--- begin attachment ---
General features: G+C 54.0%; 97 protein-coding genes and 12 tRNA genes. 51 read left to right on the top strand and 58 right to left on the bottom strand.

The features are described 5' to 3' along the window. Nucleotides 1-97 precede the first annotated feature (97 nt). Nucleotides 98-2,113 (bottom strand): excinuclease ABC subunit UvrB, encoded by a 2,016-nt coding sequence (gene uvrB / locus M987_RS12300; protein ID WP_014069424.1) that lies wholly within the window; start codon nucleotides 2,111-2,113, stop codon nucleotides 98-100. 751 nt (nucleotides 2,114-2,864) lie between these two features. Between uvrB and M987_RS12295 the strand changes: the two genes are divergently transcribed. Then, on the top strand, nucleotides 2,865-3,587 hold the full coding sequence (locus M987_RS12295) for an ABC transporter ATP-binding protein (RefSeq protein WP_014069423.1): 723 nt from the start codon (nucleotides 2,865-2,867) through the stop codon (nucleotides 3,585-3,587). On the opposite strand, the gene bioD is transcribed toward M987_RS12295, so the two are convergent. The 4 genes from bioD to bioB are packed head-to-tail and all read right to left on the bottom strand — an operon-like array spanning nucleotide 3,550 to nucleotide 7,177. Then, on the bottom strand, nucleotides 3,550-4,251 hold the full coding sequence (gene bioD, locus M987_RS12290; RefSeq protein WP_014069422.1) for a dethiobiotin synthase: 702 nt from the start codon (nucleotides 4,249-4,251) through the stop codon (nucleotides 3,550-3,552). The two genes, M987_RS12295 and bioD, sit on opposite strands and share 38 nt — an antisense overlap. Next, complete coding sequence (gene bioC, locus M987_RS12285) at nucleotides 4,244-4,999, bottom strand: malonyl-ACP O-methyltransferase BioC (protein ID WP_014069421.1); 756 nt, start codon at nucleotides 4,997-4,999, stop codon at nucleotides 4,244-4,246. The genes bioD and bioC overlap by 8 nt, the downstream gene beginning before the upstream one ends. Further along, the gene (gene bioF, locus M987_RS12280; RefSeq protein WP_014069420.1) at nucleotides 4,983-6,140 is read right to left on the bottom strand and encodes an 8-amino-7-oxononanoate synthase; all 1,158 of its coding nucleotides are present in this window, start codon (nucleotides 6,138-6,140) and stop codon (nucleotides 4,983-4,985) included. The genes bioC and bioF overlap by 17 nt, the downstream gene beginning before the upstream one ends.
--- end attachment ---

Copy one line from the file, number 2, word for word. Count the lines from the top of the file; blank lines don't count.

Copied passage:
The features are described 5' to 3' along the window. Nucleotides 1-97 precede the first annotated feature (97 nt). Nucleotides 98-2,113 (bottom strand): excinuclease ABC subunit UvrB, encoded by a 2,016-nt coding sequence (gene uvrB / locus M987_RS12300; protein ID WP_014069424.1) that lies wholly within the window; start codon nucleotides 2,111-2,113, stop codon nucleotides 98-100. 751 nt (nucleotides 2,114-2,864) lie between these two features. Between uvrB and M987_RS12295 the strand changes: the two genes are divergently transcribed. Then, on the top strand, nucleotides 2,865-3,587 hold the full coding sequence (locus M987_RS12295) for an ABC transporter ATP-binding protein (RefSeq protein WP_014069423.1): 723 nt from the start codon (nucleotides 2,865-2,867) through the stop codon (nucleotides 3,585-3,587). On the opposite strand, the gene bioD is transcribed toward M987_RS12295, so the two are convergent. The 4 genes from bioD to bioB are packed head-to-tail and all read right to left on the bottom strand — an operon-like array spanning nucleotide 3,550 to nucleotide 7,177. Then, on the bottom strand, nucleotides 3,550-4,251 hold the full coding sequence (gene bioD, locus M987_RS12290; RefSeq protein WP_014069422.1) for a dethiobiotin synthase: 702 nt from the start codon (nucleotides 4,249-4,251) through the stop codon (nucleotides 3,550-3,552). The two genes, M987_RS12295 and bioD, sit on opposite strands and share 38 nt — an antisense overlap. Next, complete coding sequence (gene bioC, locus M987_RS12285) at nucleotides 4,244-4,999, bottom strand: malonyl-ACP O-methyltransferase BioC (protein ID WP_014069421.1); 756 nt, start codon at nucleotides 4,997-4,999, stop codon at nucleotides 4,244-4,246. The genes bioD and bioC overlap by 8 nt, the downstream gene beginning before the upstream one ends. Further along, the gene (gene bioF, locus M987_RS12280; RefSeq protein WP_014069420.1) at nucleotides 4,983-6,140 is read right to left on the bottom strand and encodes an 8-amino-7-oxononanoate synthase; all 1,158 of its coding nucleotides are present in this window, start codon (nucleotides 6,138-6,140) and stop codon (nucleotides 4,983-4,985) included. The genes bioC and bioF overlap by 17 nt, the downstream gene beginning before the upstream one ends.